That I am correct in what I have said, viz., that, in order to be a public document it must have been created, executed or issued by a public official in response to the exigencies of the public service, or a public official must have intervened in its execution, is, I think, clearly demonstrated by the Spanish codes and by the decisions of the supreme court of Spain. In a decision of the 27th of May, 1882, the supreme court of Spain (26 Crim. Rep., 425) states that the only public documents concerning which the crime of falsification can be committed under section I of Chapter four (4) of the Penal Code are those "enumerated in article 280 of the law of civil procedure of 1855, which is article 596 of the present law;" and declares that official documents are those only which "are issued by public officials in the exercise of the functions of their office." The court said in the case cited:jgc:chanrobles.com.ph

    "It appears that, in one of the articles of instructions given to second lieutenant Victorino Idigoras who was commissioned in the year 1876 to pay the members of the battalion of Sedentarios de Orense their back salaries, he was directed, when he made the payments mentioned, to require each person paid to produce his license or, in case he had no license, the pass which had been issued to him until the license could be obtained, and to sign his name to the appropriate receipt; and, in case he could not write his own name, to have his name signed by another person of known honesty, that payment to the right person be assured.

    "It appears also that a criminal prosecution for embezzlement committed in the discharge of his commission was instituted against said second lieutenant in the year 1877 by the military authorities, afterwards continued by the civil authorities, in connection with the case of Juan Perez Conde. There was offered in the case of document dated the 14th day of July, 1876, the date on which Perez was in Castilla, wherein it appears that said Perez received 86 pesetas and 19 cents of his back salary. This document was signed by Idigoras and Jose Rivera. The fact was, however, that Perez had received no pay whatever.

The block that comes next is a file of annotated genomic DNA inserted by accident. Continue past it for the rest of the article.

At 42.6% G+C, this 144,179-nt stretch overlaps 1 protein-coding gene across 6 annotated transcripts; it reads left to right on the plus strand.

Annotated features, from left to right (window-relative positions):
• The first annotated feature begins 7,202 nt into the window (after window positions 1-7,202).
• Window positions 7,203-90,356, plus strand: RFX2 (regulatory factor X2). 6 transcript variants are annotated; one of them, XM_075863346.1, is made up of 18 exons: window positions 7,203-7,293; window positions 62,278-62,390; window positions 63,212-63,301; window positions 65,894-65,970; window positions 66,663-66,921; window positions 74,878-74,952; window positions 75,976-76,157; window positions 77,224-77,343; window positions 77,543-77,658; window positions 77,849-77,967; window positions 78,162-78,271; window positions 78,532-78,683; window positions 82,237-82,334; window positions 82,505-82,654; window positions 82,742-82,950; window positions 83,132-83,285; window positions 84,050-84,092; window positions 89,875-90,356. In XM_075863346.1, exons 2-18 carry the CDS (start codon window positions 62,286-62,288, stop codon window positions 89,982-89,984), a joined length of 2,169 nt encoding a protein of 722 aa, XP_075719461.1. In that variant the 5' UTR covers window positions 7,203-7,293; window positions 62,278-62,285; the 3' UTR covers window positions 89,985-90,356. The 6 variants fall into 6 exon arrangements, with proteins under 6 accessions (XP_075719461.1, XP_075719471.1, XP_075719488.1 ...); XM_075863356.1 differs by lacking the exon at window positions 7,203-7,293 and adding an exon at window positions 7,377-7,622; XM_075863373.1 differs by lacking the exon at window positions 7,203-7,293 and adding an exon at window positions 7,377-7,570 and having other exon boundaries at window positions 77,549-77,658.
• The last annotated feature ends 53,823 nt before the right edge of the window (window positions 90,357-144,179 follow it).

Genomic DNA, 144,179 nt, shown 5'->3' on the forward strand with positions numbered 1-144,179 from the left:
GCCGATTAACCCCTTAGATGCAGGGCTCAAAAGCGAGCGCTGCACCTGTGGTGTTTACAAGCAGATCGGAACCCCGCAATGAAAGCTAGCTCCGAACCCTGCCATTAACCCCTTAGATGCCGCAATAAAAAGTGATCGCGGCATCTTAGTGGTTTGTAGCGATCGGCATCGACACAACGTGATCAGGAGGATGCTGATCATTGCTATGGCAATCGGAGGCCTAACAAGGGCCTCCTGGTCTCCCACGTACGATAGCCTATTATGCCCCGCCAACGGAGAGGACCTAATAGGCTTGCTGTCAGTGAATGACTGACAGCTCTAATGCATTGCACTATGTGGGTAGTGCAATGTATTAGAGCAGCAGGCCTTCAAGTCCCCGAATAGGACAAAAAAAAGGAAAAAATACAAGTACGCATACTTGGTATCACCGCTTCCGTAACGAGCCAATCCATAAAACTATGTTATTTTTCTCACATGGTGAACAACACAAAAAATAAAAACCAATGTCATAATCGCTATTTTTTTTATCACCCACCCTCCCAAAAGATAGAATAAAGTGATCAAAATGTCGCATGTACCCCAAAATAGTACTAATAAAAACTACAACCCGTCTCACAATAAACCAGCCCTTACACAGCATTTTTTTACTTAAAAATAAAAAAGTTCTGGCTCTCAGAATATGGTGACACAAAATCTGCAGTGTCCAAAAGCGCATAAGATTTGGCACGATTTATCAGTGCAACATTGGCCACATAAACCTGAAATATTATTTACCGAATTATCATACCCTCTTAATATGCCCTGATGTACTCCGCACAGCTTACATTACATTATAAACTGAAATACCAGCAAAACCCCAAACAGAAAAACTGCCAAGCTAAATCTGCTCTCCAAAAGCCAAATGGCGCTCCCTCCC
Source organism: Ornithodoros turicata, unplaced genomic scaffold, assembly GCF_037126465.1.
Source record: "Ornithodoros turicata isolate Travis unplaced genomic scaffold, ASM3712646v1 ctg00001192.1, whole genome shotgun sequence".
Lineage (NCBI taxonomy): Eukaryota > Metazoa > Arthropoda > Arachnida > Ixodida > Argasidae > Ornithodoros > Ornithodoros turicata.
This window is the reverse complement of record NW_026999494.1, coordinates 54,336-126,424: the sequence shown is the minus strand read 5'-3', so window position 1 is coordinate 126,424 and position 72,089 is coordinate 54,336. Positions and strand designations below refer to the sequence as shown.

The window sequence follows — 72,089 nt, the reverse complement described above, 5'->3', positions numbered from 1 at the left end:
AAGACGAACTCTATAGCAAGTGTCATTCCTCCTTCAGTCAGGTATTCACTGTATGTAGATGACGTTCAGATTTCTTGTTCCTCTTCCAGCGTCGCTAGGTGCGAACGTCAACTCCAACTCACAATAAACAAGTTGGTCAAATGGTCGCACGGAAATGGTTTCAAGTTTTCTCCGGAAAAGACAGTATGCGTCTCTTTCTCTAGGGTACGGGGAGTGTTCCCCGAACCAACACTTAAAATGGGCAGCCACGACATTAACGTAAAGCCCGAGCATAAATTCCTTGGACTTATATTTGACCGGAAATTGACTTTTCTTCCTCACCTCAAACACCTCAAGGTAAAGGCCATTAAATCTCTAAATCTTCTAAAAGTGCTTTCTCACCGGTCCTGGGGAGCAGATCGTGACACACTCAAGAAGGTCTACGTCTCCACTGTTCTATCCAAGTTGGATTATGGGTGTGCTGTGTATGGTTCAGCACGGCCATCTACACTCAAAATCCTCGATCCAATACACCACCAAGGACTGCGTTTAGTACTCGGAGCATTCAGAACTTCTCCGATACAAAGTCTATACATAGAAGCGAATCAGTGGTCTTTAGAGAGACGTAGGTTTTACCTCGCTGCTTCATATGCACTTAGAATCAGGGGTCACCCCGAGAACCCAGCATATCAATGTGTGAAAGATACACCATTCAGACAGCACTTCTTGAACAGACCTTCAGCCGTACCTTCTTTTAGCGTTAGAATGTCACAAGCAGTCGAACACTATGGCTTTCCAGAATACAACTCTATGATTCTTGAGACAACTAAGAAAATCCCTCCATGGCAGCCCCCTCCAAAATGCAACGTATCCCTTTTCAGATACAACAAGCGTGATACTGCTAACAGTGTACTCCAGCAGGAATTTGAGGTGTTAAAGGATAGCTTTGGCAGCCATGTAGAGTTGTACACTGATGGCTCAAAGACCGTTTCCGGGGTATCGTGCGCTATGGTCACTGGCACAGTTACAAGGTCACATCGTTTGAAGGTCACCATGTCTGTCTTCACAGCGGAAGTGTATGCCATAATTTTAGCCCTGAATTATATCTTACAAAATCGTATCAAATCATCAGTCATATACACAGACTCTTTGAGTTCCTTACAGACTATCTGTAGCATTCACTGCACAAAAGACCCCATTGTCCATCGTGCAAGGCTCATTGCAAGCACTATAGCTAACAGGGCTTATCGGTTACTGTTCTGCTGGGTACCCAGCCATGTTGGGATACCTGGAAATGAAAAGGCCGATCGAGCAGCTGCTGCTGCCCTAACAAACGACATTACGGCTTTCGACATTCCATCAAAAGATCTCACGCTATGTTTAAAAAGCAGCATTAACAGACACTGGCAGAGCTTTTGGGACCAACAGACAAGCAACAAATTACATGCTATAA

"The criminal branch of the Audiencia of Coruña reversed the decision of the lower court, and rendered a decision wherein, by a majority vote, Idigoras was sentenced to 10 years and 1 day of prisidio mayor and Rivera to 4 years 2 months and 1 day of presidio correccional, to the accessories provided by law, as principals in the commission of the crime of falsification defined in article 315 of the Penal Code, as a means of committing that of estafa.

    x       x       x


    "Article 315 of the code penalizes those who falsify a public or official document. A public document embraces only those enumerated in article 280 of the law of civil procedure of 1855, now article 596 of the present law; and the latter class, the official document, only those issued by public officials in the exercise of their official functions. The lower court, in applying article 315 to the act committed by the accused Rivera, which consists simply in affixing his signature to a receipt supposed to have been given by Juan Perez Conde as evidence of payment of his back salary, was in error in that the document in question was a private document and had none of the elements of a public or official document. This is so for the reason that the individual who pretended to execute the same, as well as the person who signed for him, was a private person, and could not give it the character of a public document; nor did it acquire that character by the intervention of Second Lieutenant Idigoras for whose discharge it was issued. Its legal character must be determined solely from the character of the person entitled to receive; the money; and its character as a document is not affected by the position or attributes of the person charged with the payment."cralaw virtua1aw library